Evidence is evidence, right?
There is a hierarchy of evidence, from weakest to strongest, that help folks make decisions about science and medicine.
That’s why you can’t just search PubMed, read abstracts, and say that you have done your research. For any study, you have to review and judge the quality of the evidence it provides.
Is it a case report (a glorified anecdote), case series, or animal study (lowest quality evidence) or a systemic review or meta analyses (highest quality evidence)?
What about case control studies, cohort studies, and randomized controlled trials? They lie somewhere in between on the hierarchy of evidence scale.
Anecdotes as Evidence
And where do anecdotes fit in?
“Anecdotes are uncontrolled subjective observations. I have often criticized reliance on anecdotes, which is especially problematic in medicine. The problem with anecdotes is that they are subject to a host of biases, such as confirmation bias. They are easily cherry picked, even unintentionally, and therefore can be used to support just about any position. For every anecdote, there is an equal and opposite anecdote.”
Steven Novella on The Context of Anecdotes and Anomalies
Anecdotes are not scientific evidence.
Unfortunately, some people use anecdotal evidence to make some very serious decisions, including skipping or delaying their children’s vaccines, leaving them unvaccinated and unprotected.
“An anecdote is a story – in the context of medicine it often relates to an individual’s experience with their disease or symptoms and their efforts to treat it. People generally find anecdotes highly compelling, while scientists are deeply suspicious of anecdotes. We are fond of saying that the plural of anecdote is anecdotes, not data.”
Steven Novella on The Role of Anecdotes in Science-Based Medicine
Believing that anecdotes are important scientific evidence is also what often drives some pediatricians to pander to fears that parents may have about vaccines, helping them create non-standard, parent-selected, delayed protection vaccine schedules.
What else do you need to know about anecdotal evidence?
Anecdotes are basically the fuel of the anti-vaccine movement.
“With little or no evidence-based information to back up claims of vaccine danger, anti-vaccine activists have relied on the power of storytelling to infect an entire generation of parents with fear of and doubt about vaccines. These parent accounts of perceived vaccine injury, coupled with Andrew Wakefield’s fraudulent research study linking the MMR vaccine to autism, created a substantial amount of vaccine hesitancy in new parents, which manifests in both vaccine refusal and the adoption of delayed vaccine schedules.”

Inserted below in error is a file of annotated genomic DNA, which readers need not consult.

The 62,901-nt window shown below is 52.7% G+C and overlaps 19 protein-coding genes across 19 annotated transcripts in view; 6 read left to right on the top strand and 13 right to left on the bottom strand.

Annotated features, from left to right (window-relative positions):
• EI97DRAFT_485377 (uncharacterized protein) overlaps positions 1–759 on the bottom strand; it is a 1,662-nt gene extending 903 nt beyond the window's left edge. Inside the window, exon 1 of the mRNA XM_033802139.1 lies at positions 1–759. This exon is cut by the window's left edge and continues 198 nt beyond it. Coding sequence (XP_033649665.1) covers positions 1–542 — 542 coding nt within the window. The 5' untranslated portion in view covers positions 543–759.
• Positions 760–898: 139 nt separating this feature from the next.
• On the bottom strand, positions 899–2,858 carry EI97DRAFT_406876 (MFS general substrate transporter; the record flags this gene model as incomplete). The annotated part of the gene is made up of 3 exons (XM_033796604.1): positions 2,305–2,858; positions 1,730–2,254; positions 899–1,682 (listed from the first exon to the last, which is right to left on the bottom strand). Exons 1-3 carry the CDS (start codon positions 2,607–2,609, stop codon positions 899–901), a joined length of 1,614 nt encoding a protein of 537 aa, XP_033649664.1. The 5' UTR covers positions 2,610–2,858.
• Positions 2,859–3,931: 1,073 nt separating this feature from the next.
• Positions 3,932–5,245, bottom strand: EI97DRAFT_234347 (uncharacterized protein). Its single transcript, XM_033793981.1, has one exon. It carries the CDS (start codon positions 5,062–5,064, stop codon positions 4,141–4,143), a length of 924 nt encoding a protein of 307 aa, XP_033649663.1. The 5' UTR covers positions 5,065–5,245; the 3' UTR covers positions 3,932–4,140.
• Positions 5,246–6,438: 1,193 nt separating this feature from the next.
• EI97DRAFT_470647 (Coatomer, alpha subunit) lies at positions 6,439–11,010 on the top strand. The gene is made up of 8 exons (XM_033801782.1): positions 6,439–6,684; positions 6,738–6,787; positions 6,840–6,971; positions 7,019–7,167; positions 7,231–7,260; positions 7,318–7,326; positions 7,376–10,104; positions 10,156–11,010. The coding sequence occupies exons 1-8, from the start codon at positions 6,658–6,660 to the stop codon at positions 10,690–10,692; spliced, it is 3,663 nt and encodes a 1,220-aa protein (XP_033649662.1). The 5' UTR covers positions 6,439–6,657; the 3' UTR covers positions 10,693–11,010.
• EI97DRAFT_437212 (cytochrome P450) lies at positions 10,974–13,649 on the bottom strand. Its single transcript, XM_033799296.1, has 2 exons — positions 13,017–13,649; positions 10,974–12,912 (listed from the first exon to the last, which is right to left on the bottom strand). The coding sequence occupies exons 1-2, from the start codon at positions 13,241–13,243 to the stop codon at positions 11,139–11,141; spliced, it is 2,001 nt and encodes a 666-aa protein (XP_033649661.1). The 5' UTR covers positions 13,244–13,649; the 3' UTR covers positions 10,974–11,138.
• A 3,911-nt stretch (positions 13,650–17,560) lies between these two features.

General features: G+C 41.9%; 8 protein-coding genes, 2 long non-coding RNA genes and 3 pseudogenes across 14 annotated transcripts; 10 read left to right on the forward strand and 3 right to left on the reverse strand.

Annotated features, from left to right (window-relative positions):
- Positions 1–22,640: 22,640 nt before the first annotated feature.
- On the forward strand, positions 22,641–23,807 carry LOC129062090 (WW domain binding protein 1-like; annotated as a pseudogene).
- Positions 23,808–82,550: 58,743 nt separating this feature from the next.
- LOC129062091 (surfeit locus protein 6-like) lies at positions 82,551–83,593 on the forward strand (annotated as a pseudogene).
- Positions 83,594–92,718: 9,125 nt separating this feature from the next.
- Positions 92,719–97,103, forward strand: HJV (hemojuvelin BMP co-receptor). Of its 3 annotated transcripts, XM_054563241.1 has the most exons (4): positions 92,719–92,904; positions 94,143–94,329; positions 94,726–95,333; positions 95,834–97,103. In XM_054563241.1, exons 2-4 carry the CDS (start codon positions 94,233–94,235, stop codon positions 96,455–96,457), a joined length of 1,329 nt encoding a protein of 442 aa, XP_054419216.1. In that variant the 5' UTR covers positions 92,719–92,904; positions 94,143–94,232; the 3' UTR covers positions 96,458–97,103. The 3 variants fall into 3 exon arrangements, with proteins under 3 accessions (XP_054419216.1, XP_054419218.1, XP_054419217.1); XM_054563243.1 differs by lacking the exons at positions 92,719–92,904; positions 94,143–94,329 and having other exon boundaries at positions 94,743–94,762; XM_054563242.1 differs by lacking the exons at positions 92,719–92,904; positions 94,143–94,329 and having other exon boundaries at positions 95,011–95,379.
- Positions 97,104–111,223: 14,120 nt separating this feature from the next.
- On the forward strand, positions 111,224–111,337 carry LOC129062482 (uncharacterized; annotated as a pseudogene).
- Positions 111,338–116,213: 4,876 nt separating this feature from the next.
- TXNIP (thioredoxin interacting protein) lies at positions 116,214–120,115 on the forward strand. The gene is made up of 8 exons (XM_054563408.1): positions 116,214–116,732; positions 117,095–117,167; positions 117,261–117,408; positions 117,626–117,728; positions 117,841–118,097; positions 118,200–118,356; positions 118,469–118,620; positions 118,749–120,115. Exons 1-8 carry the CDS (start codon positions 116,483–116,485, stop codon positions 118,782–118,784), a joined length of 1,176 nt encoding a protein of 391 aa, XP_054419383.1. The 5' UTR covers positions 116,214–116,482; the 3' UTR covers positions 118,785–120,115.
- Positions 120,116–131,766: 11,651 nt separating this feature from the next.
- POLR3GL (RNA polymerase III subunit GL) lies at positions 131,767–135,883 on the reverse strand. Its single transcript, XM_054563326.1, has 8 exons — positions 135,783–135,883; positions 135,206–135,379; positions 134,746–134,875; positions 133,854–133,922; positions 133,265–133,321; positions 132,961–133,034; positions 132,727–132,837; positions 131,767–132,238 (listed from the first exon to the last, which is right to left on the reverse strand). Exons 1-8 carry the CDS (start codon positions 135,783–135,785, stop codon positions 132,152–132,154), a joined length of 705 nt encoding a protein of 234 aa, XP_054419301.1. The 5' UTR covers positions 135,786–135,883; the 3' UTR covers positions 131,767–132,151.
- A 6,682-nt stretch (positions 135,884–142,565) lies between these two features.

Shelby et al on Story and science
Well, anecdotes and fear – often combined in vaccine scare videos.
If you have been making your vaccine decisions based on anecdotes, it is time to do a little more research and get better educated about vaccines.
What to Know About Anecdotes as Evidence
Anecdotes, although they are easy to believe, are not scientific evidence, and certainly shouldn’t persuade you that vaccines aren’t safe, that vaccines aren’t necessary, or that vaccines are associated with autism.
More on Anecdotes as Evidence
- The hierarchy of evidence: Is the study’s design robust?
- The hierarchy of evidence: Levels and grades of recommendation
- The Role of Anecdotes in Science-Based Medicine
- Vaccine Injury Stories: the Sacred Cows of the Internet?
- 5 reasons why anecdotes are totally worthless
- Anecdotal Evidence
- Study – What makes anti-vaccine websites persuasive? A content analysis of techniques used by anti-vaccine websites to engender anti-vaccine sentiment
- Study – Story and science
- No Love for Anecdotal Evidence
- The Context of Anecdotes and Anomalies
- If anecdotes are evidence, why aren’t you drinking paint thinner?
- Not all evidence is created equally
- Hierarchy of scientific evidence – keys to scientific skepticism
- Evidence-Based Practice
- HPV vaccine anecdotes – not the basis of real science
- [Abstracts] vs. anecdotes: What we have here is a failure to communicate
- Anecdotal Amish-don’t-vaccinate claims disproved by fact-based study
- I was Duped by the Anti-Vaccine Movement
- Watch John Oliver Explore What Fuels the Anti-Vaccine Movement
- GRADE working group
- GRADE: an emerging consensus on rating quality of evidence and strength of recommendations
- Study – Hierarchy of evidence: a framework for ranking evidence evaluating healthcare interventions.
- Study – When should we change our clinical practice based on the results of a clinical study? The hierarchy of evidence.